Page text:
Jack McGrath March 20, 2011 at 08:13 PM
Penny- did you ever become addicted? Maybe all would be smokers should meet your Mom at an early age. I think the number of smokers would be drastically reduced. I am glad your Mom was not my Mom. The worst I have got was a bar of soap in my mouth for some very foul language practiced at school.
Mary McGrath March 20, 2011 at 08:36 PM
I think I took a puff of a cigarette along the way, but I didn't like it at all. Never smoked, but I'm an avid gum-chewer, and probably parked a few blobs on the underside of the seats at the theater...
Andy Steiner March 21, 2011 at 10:54 AM
The Studio City Theater was your refuge, while Cliff and Doug and I and anybody else in our hood used to go the El Portal or Guild on Lankershim. The same fifty cents and the same candy bars from Thrifty's bought us a double feature and all day's worth of fantasy. And I too remember making out in the back rows of the El Portal and the Guild. Once we got our driver's licenses that opened up The Studio City, The Sherman Oaks, La Reina, Reseda, The California, The Magnolia and the Cornell theaters. And then there was Hollywood where Daryl Demos and Brad Bell found ways to sneak into several movie theaters. And there were the drive-ins... The Victory, Pickwick, San-Val. Reseda, Van Nuys, Sepulveda and Winnetka 4. The ruse was taking a date to a double feature horror movie and climbing into the back seat to comfort and protect her from the scary monsters. By that time one needed $5.00. But that fin would fill up the gas tank in the car, allowing for two days at the beach, two tickets to the drive-in and dinner at Bob's Big Boy with maybe some Saturday night cruising down Van Nuys Blvd. I was 19, going to Valley College, dating a girl named Karen (first love of my life) and we used to enjoy going to Westwood to see movies. The first time I ever saw the price of a movie ticket raised to $3.00 was in Westwood and we left because it was out of our budget. Andy
Mary McGrath March 21, 2011 at 01:11 PM
Great memories Andy! I remember going to the drive-in as well....I can't remember the name though, but I do recall putting those awful speakers in the windows so we could hear what was going on in the movie, not that we cared!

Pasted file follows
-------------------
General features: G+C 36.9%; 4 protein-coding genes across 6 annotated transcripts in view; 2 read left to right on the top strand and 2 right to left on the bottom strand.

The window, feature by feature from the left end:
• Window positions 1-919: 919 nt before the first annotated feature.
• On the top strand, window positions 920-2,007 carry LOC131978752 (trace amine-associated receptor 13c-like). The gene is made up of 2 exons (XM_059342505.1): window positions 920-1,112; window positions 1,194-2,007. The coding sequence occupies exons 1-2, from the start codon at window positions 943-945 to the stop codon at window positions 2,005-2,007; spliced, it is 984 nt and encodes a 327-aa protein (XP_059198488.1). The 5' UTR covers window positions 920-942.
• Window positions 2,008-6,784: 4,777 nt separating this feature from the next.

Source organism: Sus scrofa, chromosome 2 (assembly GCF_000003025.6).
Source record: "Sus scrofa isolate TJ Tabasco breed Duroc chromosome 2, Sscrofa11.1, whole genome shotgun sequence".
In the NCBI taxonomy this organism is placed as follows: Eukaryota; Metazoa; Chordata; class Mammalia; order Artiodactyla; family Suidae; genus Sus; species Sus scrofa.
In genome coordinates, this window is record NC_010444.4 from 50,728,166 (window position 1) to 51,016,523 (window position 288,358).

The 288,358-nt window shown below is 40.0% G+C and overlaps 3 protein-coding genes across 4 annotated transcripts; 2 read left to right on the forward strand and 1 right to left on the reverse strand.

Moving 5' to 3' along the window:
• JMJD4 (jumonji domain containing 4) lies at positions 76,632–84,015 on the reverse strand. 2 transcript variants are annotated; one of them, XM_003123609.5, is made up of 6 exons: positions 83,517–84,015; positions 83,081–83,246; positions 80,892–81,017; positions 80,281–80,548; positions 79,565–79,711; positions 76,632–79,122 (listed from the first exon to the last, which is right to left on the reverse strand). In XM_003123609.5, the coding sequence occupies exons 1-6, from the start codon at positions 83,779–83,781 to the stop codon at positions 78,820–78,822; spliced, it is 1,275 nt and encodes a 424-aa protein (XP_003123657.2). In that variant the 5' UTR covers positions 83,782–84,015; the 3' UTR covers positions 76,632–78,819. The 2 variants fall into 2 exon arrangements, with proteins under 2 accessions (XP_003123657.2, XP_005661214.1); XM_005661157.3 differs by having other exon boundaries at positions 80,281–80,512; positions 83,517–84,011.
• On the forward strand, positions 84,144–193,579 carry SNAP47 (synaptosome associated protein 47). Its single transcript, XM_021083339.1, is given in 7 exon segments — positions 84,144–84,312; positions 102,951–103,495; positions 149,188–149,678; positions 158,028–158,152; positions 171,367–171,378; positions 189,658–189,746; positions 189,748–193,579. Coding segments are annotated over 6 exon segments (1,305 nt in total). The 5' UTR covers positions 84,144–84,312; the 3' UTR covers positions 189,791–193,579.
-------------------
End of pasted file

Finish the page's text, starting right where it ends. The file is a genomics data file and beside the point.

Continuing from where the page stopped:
Carolyn Fromm April 19, 2011 at 05:07 AM
I'm a few years younger but definitely remember the summer movie series at that theater...our Mom would drop us off, the place was filled with kids watching Disney flicks (like Fantasia and The Incredible Mr. Limpett and Yours, Mind and Ours...)...we used to walk to Carpenter Avenue every day along Ventura Blvd., there was always fun stuff to look at in the shop windows, and the Thrifty's at the corner was a favorite stop during summertime for popcycles and turning in bottles for money...We'd stop on the way home from school at the escrow office where are Mom was a part-time secretary, before crossing the bridge over the wash to go home and wait for a couple hours until she got off...we'd watch Broderick Crawford in Highway Patrol, and Flipper and Flying Nun, and basically kill time together, feeling all grown up because we were home alone.......
teresa mcgrath February 28, 2013 at 09:42 PM
wonder where my comments went...hmmm..nice mary...eating popcorn off the floor...i got hives from chocolate once, but never again...there were 10 of us for the haunting all in a row...one of my favorite horror films of all time...saw many double-features...hitchcock's psycho, vertigo, rear window....the art deco, outside ticket booth, plus the fine decor made it fun...sneaking kisses, cigs...a favorite place....la reina, and el portal in noho were great too...
Mary McGrath March 01, 2013 at 01:21 AM
Where have all the comments gone, long time passing....oh well.... I still remember making out with my 6th grade boyfriend at the Studio City Theater... I think his name was Martin Fergoso or something like that...I'm so glad the facade is still there...